“I know why she was so upset,” Remo said. “After it came out that she’d slept with me, after she and Digger had a knock-down, drag-out about it, he forced her to go down to the pawn shop and sell it because I’d given it to her. He made her tell the pawn broker why she was selling it, made her humiliate herself, and then he took the money.”
“Let me guess,” Court said, “and promptly blew it on hookers and booze.”
“More like a lap dance and booze. It wasn’t that expensive a bracelet. I wasn’t in the best financial situation in those days.” He let out a breath, shaking his head, and I could almost see him wishing he’d decked Digger all the way back then.
“And you stayed friends with him after that?” Court asked.
“It… seemed like a fitting punishment at the time,” Remo said. “I didn’t know the details. All he’d told me was he got the money from the sale. I didn’t know about him making her do it.”
Something clicked in my head. “Wait. And so your punishment was you had to go with Digger while he spent your money on strippers?”
“Yeah.” Remo looked to me like he wanted to slap himself now. “And never speak to her again, supposedly. But she started calling me again a few months later. And I had to be the one to tell her no, we’re not doing this. And cut her off.”
“Even though you were still in love with her,” Court said.
“Yeah.” Remo’s voice was rough. “But I kind of knew it was for the best, too. Cheating is no way to live. But trying to reason with her?”
“Yeah, we know,” Court and I said.
“No wonder she couldn’t stand you playing guitar in the house,” Court said to me. “The guitar reminded her of Remo, and Remo chose his friendship with Digger over his love affair with her.”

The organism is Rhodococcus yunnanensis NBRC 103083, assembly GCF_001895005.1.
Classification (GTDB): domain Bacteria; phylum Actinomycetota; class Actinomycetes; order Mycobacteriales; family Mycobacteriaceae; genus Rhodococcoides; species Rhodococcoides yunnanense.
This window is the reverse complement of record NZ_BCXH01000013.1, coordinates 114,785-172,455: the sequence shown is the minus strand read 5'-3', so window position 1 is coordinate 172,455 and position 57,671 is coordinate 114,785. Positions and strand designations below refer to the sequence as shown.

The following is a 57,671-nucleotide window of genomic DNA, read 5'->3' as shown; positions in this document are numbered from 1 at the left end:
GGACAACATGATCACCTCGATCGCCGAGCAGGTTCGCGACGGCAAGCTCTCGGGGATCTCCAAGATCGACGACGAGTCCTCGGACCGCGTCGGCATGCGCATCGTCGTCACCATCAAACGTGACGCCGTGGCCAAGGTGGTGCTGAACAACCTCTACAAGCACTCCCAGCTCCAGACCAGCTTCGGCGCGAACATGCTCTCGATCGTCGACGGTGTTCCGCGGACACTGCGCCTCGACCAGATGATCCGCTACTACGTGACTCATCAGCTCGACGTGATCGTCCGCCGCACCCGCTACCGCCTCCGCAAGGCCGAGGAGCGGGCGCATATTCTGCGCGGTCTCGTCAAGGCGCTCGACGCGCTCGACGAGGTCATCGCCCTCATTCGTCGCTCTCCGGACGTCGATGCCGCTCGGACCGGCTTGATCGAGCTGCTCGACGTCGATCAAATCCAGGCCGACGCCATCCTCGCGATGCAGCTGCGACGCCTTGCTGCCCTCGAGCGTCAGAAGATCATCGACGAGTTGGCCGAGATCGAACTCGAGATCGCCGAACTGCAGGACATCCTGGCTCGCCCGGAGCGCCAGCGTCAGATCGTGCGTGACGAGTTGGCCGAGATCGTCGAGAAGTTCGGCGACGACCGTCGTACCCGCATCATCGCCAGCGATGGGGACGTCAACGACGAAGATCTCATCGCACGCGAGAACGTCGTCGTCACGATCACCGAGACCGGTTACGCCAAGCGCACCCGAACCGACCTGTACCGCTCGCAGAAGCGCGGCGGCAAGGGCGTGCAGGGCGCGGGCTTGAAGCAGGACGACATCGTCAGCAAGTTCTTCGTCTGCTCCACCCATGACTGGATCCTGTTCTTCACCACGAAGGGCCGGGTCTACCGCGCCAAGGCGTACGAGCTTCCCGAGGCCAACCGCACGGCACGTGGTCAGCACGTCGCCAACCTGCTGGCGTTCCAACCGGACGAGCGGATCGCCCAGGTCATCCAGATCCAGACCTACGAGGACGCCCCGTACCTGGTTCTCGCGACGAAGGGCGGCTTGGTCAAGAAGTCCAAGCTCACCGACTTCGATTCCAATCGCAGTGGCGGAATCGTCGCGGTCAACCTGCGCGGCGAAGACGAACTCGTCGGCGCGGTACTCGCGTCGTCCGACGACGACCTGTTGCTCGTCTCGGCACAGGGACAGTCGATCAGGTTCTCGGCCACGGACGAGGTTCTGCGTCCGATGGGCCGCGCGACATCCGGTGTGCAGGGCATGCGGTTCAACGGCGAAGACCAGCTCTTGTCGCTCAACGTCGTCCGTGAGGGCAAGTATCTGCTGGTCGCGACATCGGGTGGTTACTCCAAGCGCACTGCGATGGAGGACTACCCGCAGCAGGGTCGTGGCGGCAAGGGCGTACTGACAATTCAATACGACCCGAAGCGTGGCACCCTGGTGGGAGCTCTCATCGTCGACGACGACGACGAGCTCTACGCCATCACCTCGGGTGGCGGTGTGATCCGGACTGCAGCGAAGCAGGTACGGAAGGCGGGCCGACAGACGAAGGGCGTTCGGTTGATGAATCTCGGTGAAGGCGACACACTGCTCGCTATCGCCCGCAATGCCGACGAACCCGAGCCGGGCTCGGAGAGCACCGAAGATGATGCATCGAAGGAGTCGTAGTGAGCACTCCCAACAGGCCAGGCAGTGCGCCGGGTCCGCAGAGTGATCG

“And no wonder she went ballistic when she saw that bracelet,” I said to both of them. “She probably thought one of you, Digger or you, put me up to it.”
“What doesn’t make sense to me, though,” Court said, “is if she hated Remo so much, why did she let you spend so much time at his house?”
“I’m not sure ‘let’ is the right word,” I said. “Digger used to take me over there all the time when I was a kid. And then when I got big enough to go over there on my own, I just started doing it. I never asked anyone’s permission.”
“She knew you were safe with me,” Remo said.
That seemed like a ludicrous statement to me. I was convinced still that Claire didn’t care where I was. After all, there were the times when I didn’t go to Remo’s right from school, where I got on the train to the city alone, or hopped a ride to the Shore with some burnouts, or got high in the back seat of a car parked outside the Garden State Arts Center. Although now that I think about it, most of those times came after Remo had moved away.
“Look,” I said. “All this reminiscing has been great.” (Not.) “But let’s stay on task here.”
“You think I should get her the bracelet?”
I put a hand on his shoulder. “I think it’ll seem a lot different coming from you than from teenaged me.”
“All right, then.” He squared his shoulders and marched into the jewelry store.
Court turned to me. “Okay, now, back to Ziggy.”
“You know, jewelry isn’t a bad idea for him either,” I said. “Except I kind of feel like nothing can top the jewelry I already gave him this year.”
“Yeah, save it for your anniversary,” she said. “You do know you’re going to need to plan anniversary gifts, right? Of course you do.”
(The DGC meetup is this Wednesday in Berkeley! Looks like we’ll be a pretty intimate group. Last chance to RSVP! -ctan)